Introverted Intuitive Feeling Prospecting

INFP Personality


Mediators are poetic, kind, and altruistic people, always eager to help a good cause.

A scene depicting the Mediator personality type (INFP). A female Mediator sits with her back against a tree stump, writing in a notebook. She is being approached by a gentle deer and is surrounded by grass and flower sprouts emerging from the ground. The background features a forest of triangular pine trees and a sky with a full moon. Geometric rocks and boulders are scattered throughout the grassy landscape, adding to the imaginative atmosphere that reflects the Mediator’s creative and idealistic nature.
I Introverted N Intuitive F Feeling P Prospecting


For people with the INFP personality type (Mediators), life is a journey – but even as they find their own way through the world, these personalities feel called to help others embark on their own journeys toward meaning, fulfillment, and happiness. In their understated, nondomineering way, INFPs love guiding others to learn and grow – and parenthood can be an incredibly rewarding opportunity for them to do exactly that.

From the start, INFP parents aim to be warm, caring, and open-minded. People with this personality type delight in their children’s wide-eyed wonder at the world, and they want to give their children freedom – freedom to form their own opinions, discover their own interests, and grow into their unique selves. INFP parents counterbalance these freedoms by creating a stable foundation of support and acceptance in the hopes that their children never forget just how much they are loved.

Sensitive and perceptive, INFP personalities attune themselves to their children’s needs and perspectives. They want to know their children as unique, multidimensional individuals rather than as projections of themselves.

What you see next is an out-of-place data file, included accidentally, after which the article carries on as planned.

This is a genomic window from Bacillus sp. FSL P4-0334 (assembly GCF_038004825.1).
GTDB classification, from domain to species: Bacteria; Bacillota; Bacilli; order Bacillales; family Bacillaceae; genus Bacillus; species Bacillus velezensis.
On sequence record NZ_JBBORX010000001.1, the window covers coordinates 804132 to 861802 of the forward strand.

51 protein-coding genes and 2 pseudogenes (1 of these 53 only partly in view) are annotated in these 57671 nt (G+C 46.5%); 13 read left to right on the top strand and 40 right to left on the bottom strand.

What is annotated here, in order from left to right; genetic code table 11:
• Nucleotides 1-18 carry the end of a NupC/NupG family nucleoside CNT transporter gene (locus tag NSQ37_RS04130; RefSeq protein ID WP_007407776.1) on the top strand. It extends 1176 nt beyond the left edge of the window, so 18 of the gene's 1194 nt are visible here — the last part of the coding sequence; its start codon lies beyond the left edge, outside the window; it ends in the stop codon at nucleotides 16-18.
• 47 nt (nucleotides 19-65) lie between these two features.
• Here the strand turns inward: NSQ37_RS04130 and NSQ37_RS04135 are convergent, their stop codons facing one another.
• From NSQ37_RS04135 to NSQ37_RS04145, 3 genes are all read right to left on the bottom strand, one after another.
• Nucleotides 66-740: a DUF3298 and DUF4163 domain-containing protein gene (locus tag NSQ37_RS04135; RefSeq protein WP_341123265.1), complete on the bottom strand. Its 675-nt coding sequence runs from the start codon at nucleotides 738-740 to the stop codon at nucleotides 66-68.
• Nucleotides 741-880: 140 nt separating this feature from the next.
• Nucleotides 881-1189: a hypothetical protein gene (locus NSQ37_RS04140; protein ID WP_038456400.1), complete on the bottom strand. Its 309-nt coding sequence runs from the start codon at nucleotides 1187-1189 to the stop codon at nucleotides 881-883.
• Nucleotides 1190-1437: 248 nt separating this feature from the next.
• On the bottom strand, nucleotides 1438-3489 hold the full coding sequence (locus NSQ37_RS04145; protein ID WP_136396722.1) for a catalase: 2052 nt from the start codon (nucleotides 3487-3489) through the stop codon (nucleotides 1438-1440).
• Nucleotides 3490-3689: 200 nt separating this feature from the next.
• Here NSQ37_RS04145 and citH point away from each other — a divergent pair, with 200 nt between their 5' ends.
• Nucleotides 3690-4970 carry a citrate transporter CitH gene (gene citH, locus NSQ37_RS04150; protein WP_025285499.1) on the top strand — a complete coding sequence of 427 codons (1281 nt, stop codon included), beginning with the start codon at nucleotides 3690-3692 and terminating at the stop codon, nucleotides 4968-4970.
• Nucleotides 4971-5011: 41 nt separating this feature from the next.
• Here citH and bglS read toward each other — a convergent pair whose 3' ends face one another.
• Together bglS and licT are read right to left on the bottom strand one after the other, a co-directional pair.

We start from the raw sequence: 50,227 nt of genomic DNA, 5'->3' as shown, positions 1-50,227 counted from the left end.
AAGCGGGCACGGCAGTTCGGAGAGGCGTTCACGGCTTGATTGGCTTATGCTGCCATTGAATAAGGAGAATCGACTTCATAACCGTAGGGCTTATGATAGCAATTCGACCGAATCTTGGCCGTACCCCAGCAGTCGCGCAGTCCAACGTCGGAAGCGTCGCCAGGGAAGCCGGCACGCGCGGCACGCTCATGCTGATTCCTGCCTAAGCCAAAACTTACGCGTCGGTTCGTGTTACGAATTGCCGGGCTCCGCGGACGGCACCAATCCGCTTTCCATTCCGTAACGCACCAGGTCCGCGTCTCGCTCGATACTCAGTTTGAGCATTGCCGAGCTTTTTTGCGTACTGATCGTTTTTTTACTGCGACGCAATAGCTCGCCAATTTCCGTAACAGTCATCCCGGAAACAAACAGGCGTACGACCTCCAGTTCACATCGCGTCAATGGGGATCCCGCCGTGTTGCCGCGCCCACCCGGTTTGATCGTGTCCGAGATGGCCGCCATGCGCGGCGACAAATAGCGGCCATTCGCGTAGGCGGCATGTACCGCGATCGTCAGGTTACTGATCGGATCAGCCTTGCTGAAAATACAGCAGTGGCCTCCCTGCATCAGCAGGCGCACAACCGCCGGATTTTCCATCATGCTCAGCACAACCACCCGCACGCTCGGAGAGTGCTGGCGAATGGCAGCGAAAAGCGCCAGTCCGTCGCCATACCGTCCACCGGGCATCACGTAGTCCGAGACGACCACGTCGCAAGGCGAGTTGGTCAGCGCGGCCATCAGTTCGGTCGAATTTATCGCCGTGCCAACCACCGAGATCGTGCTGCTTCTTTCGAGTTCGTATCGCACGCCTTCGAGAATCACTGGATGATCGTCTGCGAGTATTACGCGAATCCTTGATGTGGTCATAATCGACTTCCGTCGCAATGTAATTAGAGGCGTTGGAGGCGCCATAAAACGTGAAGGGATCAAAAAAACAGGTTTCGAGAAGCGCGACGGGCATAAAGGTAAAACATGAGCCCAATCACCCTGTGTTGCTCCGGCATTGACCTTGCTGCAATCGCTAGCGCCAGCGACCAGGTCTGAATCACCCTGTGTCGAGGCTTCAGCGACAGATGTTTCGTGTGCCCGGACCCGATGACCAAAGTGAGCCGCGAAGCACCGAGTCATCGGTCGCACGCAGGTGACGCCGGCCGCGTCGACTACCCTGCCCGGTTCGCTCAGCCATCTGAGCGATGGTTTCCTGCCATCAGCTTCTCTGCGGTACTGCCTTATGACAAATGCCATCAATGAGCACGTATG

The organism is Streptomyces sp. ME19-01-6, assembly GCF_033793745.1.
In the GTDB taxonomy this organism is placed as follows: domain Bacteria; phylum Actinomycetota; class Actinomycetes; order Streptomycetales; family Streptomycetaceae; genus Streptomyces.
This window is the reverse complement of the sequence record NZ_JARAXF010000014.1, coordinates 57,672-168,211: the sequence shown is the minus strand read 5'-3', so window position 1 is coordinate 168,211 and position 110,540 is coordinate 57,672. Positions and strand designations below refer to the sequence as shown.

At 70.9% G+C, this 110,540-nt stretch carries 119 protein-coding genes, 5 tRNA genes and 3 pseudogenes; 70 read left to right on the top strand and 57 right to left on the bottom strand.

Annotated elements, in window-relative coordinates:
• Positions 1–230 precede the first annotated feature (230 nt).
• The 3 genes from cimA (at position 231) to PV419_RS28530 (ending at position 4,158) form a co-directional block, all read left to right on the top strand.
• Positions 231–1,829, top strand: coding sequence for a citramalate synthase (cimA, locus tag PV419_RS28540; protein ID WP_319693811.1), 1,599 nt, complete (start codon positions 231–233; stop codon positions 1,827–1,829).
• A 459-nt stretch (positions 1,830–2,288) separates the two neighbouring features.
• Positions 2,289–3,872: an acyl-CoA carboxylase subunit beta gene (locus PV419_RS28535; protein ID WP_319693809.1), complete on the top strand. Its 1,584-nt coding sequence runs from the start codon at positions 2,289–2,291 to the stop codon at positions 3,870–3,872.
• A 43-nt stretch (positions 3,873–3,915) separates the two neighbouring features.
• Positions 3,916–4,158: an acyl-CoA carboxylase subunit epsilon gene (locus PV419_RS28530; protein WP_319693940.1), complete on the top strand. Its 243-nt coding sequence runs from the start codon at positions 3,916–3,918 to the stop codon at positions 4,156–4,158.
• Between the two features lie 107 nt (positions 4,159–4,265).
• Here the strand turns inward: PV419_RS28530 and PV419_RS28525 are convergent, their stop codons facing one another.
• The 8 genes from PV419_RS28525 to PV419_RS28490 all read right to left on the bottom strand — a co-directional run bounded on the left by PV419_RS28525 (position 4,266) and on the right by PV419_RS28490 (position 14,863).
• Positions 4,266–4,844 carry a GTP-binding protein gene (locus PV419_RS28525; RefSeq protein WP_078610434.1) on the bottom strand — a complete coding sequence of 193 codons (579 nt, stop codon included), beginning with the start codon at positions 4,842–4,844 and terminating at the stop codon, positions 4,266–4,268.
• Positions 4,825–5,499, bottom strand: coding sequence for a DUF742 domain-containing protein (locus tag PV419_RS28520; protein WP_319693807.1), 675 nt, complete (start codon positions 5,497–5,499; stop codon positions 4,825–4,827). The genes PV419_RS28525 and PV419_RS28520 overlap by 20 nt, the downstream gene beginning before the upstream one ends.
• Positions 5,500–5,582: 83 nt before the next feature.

Coping with Challenges

INFPs may enjoy raising free spirits, but that doesn’t mean that they’re totally hands-off. They want to teach key values to their children, including honesty, equity, and the importance of caring for others. They also want their children to understand the meaning of personal responsibility, especially when it comes to not harming others or taking advantage of people for personal gain.

INFP (Mediator) parents

Like parents of any personality type, INFPs inevitably face challenges. They take their parenting responsibilities seriously, so it can feel like a personal failure when their children misbehave in ways both large and small. These personalities may be especially upset when they see their children behaving in ways that don’t seem considerate or ethical.

With their hyperactive consciences, INFP parents may blame themselves for their children’s misbehavior, even when doing so isn’t reasonable or productive.

When their children do something wrong, INFP personalities may find themselves wondering, Have I failed as a parent? The danger here is that they might become so focused on blaming themselves that they don’t establish appropriate consequences for their children’s actions. Discipline may not come easily to people with the INFP personality type, but when balanced with their caring, gentle nature, it can become a powerful tool in their mission to teach their children the difference between right and wrong.

Balancing Structure with Spontaneity

INFP parents naturally want to serve as good role models. They try to show their children the best side of themselves, keeping their problems, negative emotions, and frustrations under wraps. This can preserve a sense of harmony in the household, helping their children feel safe and cared for. By the same token, INFPs often try to shield their children from the greater problems in the world. This is certainly appropriate when their children are young, but eventually, they need to find ways to talk through tougher issues with their little ones.

Another hurdle for many parents with this personality type is establishing practical, day-to-day structures and rules for their children. Fortunately, INFP personalities can use their creative energy to impose boundaries without stifling their children’s curiosity and enthusiasm. These parents have a remarkable ability to put themselves in other people’s shoes, and this enables them to come up with schedules and rules that truly work for their children’s individual needs.

When they balance structure with spontaneity, INFPs can help their children grow into their most caring, responsible, and joyful selves. People with this personality type are driven by a profound sense of duty and love toward their children. As natural dreamers and free spirits themselves, they place an incredible amount of faith in their children’s unique abilities and aspire to support their passions – whether they lead to prosperity or not, emphasizing the beauty of pursuing what genuinely resonates in their kids’ hearts.